This is a 1967 photo of Quint’s Corner (The Tyler block) in Ipswich which Robert Swan shared with the “I Grew Up in Ipswich” Facebook group.
Buddy Riel commented, “Quints Corner had an effect on so many Ipswich people. A lot of us can mark the stages of our early lives by the events we remember and the things we did, when we were ‘downtown’.”
Ian Kirkland responded, “I was only 12 when this pic was snapped, but 5 or 6 years later I started spending quite a bit of time on that corner. When I’d leave the house at night, passing by Dad in “His Chair” in the den, he’d always ask, ‘So where ya goin, to hang around on Quint’s corner and say wise things?’
Joyce Labrie Alger replied, “I loved hanging out there! that’s where the boys were!”
Keri Cordima MacRae remembers, “My parents told me if they caught me hanging out at Quint’s I would be grounded. So yes, I was at the Drop in (the one that burned down) and then at Memorial Hall! I hid when my parents would drive by Quints checking up on me and then would run like hell back to the Drop In center!”
Stephen Caren said, “We used to hang out at that corner every weekend night to figure out what we were going to do!” Pamela Bryant Colter replied, “I swear my parents contracted with several little old ladies from our church to rat on me every time they saw me on the corner … somehow they always knew.”
Cynthia Moody recalled, “The cops would walk over to us & tell us to get moving.” Lynne Stevens agreed, “I have a lot of memories from there, most of which were from the Ipswich PD, “Move along, no loitering.” And so the games began, we walked from one corner to the other, and sometimes around the block only to end up right back there.
Kathy Kelleher tells us, “I can’t remember how many times I have told friends who are not from Ipswich about my happy memories of growing up in our wonderful town. Many a time, I would meet friends @ Quints corner & off we would go without a care in the world… And I have such happy memories of Norm Quint who was such a lovely kind man & of Mrs. Surpitski, who worked in the Window Book Shop, another lovely woman… I remember buying little books there & gifts for my Mom.”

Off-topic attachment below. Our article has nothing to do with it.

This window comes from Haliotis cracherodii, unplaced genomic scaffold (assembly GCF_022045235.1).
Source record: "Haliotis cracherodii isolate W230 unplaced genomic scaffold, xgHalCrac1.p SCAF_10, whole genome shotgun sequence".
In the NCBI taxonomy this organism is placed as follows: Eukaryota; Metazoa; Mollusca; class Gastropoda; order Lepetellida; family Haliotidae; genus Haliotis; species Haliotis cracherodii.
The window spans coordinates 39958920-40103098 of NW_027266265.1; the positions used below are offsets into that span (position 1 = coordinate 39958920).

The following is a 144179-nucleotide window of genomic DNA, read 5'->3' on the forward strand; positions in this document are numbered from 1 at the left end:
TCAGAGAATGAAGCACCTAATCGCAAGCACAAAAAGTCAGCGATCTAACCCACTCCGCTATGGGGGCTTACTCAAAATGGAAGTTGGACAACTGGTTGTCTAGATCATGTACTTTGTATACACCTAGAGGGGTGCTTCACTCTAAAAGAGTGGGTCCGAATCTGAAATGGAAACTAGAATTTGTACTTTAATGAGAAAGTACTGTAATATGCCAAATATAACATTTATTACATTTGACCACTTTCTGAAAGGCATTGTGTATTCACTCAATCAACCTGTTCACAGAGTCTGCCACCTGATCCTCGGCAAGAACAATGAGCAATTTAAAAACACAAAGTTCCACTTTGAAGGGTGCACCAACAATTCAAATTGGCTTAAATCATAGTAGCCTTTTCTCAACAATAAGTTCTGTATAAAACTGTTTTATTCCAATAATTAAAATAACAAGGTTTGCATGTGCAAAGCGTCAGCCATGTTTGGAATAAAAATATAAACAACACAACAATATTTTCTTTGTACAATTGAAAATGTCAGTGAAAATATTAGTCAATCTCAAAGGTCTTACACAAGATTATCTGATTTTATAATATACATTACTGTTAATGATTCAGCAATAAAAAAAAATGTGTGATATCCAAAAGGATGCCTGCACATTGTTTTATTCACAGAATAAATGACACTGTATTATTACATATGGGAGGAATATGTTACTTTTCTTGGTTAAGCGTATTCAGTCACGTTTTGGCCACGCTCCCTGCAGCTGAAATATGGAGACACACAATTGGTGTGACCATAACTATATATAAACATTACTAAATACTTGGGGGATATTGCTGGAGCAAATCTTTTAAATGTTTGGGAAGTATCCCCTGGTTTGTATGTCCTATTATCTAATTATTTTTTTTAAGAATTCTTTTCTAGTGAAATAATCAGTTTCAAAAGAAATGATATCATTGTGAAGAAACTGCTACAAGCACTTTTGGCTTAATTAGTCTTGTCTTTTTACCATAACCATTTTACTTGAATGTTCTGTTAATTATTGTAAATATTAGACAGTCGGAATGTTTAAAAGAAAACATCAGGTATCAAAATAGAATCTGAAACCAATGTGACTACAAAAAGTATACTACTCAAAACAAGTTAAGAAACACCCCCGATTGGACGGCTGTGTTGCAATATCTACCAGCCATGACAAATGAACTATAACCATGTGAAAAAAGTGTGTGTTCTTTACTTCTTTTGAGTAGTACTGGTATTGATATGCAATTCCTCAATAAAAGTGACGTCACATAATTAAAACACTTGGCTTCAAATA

Caroline Krause tells us she worked at the soda fountain and then later helping fill prescriptions as a pharmacy tech, her first job. “I Loved driving around town in Richard Lowd’s Jeep doing deliveries to our customers. It was a special place, a special time, a special town. I formed friendships that have lasted a lifetime and wouldn’t trade those experiences for anything. Ipswich will always be where I am from and the place I call Home.”
Caroline Krause commented, “Norm Quint used to come in a lot even after he sold Quint’s to Richard Lowd. I loved talking to him, and I miss that old cash register where you had to push the individual buttons to indicate each price manually. Loved the “Ka-Ching!” noise it made when it opened. I also learned to count back change to people, a lost skill these days. As a 15 year old working at Quint’s that first job gave me innumerable life skills that I am proud of. Most of all I learned the value of delivering exceptional customer service and creating relationships. I have carried that with me through life. I miss Norm calling me “Hot Lips” because he said I reminded him of the Houlihan from M.A.S.H. And I also miss it being a Kodak processing drop off. I got to see the joy on people’s faces when they came to pick up photos from pivotal life events and just summer vacation shots. It’s a time gone by, but one to be treasured for sure.”